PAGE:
According to latest Eurostat estimates from 2014, 51.6% of the EU’s population (18 and over) is overweight.
Healthy, active lifestyles and good dietary habits start in childhood. Schools and parents have an important role to play in influencing young people and guiding them to adopt behaviours that will stay with them for the rest of their lives.
Governments, communities and the food and drink industry also have an important role to play.
Studies have shown that regular physical activity boosts health and wellbeing and should be considered as effective health interventions. Combined with portion control and food reformulation, analysts say the desired results could be achieved.
WHO insists that taxing sugar is an effective way to have a positive health impact.
Analysts also claim that evidence-based policy making and the ability to rely on clear methodologies to monitor progress are essential.
In this Special Report, EURACTIV analyses the existing challenges policymakers face when it comes to healthy lifestyles in the EU, as well as the several initiatives that have been taken ranging from food reformulation to action at school level.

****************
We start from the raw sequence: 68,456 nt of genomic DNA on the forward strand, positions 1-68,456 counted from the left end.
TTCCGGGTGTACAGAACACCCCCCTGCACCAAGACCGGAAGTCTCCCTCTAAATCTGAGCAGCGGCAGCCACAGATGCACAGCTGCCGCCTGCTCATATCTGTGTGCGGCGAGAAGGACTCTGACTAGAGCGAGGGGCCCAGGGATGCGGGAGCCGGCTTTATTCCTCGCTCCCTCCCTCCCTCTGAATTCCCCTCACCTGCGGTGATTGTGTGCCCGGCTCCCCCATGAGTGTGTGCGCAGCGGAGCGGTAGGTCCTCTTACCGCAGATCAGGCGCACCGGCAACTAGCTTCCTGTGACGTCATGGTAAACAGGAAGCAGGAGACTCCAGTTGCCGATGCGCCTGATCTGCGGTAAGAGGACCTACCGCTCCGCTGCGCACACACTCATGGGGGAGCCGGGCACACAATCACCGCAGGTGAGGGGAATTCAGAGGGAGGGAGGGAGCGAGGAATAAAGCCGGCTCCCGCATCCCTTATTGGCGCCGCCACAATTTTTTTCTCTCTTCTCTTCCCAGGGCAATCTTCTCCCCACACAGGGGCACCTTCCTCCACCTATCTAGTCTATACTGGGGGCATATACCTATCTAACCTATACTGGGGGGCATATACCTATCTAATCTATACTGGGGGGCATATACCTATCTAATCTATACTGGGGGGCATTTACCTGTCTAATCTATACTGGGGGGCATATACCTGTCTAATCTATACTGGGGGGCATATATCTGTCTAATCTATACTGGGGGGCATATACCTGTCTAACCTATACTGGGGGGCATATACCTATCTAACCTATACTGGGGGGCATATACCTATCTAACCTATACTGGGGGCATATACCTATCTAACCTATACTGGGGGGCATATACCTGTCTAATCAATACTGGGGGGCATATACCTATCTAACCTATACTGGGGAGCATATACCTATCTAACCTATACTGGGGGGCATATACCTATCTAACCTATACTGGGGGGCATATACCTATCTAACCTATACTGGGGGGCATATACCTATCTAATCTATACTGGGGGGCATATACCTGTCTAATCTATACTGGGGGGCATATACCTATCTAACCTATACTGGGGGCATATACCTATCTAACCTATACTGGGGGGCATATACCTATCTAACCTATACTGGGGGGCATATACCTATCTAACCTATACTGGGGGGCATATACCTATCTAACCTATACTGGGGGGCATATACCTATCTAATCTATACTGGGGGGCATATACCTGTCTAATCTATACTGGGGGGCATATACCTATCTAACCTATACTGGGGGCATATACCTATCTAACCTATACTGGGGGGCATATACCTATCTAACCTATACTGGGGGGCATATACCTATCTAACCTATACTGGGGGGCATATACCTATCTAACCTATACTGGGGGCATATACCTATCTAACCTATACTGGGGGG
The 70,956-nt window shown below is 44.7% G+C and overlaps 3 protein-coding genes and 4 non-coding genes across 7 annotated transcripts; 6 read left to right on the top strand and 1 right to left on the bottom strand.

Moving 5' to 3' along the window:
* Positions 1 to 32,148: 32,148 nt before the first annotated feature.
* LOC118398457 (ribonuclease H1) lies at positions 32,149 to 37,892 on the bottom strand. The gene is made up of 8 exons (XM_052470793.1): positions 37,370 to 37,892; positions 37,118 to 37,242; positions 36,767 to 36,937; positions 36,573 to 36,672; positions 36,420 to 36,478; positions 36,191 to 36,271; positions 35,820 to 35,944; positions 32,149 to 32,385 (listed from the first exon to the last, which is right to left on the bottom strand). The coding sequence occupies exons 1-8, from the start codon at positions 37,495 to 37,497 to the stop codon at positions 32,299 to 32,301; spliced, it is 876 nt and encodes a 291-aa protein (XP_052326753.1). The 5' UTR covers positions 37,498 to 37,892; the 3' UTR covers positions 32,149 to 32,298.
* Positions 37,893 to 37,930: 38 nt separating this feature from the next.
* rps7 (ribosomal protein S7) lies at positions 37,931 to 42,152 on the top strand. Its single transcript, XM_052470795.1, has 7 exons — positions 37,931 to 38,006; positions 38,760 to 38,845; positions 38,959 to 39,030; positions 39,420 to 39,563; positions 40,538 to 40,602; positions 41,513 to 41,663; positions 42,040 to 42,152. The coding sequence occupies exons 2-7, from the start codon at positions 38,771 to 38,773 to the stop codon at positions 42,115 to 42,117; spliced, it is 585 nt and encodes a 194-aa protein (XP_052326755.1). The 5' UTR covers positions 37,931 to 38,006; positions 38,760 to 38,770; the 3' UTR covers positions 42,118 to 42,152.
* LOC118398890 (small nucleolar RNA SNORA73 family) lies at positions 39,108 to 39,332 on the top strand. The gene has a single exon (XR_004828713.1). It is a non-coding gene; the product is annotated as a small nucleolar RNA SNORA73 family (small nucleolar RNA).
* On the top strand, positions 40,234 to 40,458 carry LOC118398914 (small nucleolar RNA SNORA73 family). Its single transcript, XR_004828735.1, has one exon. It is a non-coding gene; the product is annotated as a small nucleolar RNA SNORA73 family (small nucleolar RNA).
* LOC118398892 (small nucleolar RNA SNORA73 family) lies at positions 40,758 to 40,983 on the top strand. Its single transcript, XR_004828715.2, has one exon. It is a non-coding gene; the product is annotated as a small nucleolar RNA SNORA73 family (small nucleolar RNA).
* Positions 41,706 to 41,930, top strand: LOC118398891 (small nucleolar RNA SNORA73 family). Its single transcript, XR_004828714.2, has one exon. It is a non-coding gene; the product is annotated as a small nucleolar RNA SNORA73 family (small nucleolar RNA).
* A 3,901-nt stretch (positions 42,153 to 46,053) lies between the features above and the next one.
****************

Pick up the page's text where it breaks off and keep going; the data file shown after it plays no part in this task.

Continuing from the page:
The industry believes that the World Health Organisation (WHO) has no evidence to back its claim that sugar taxes are an effective way to improve public health. Instead, the industry says, taxes only lead consumers to cheaper brands with similar or even higher calorie content, which may undermine any positive health outcome.
Following an EU call to reformulate food products in order to tackle rising obesity across Europe, the Association of Greek Soft Drinks Industries (SEVA) recently launched an initiative to reduce sugar in its products by 10%.
Product reformulation, rather than taxes, has brought tangible results for public health, according to Food Drink Ireland (FDI), the main trade association for the food and drink industry.
Education about balanced diets brings tangible results according to the vending machines lobby, while parental organisations say lawmakers should insist on good habits to tackle childhood obesity, rather than regulation.
The European Commission launched the Tartu Call for a Healthy Lifestyle a year ago, mostly to address rising obesity in the EU and promote physical activity, and it has already produced “concrete results”, Tibor Navracsics, the commissioner for education, culture, youth and sport, told EURACTIV.com.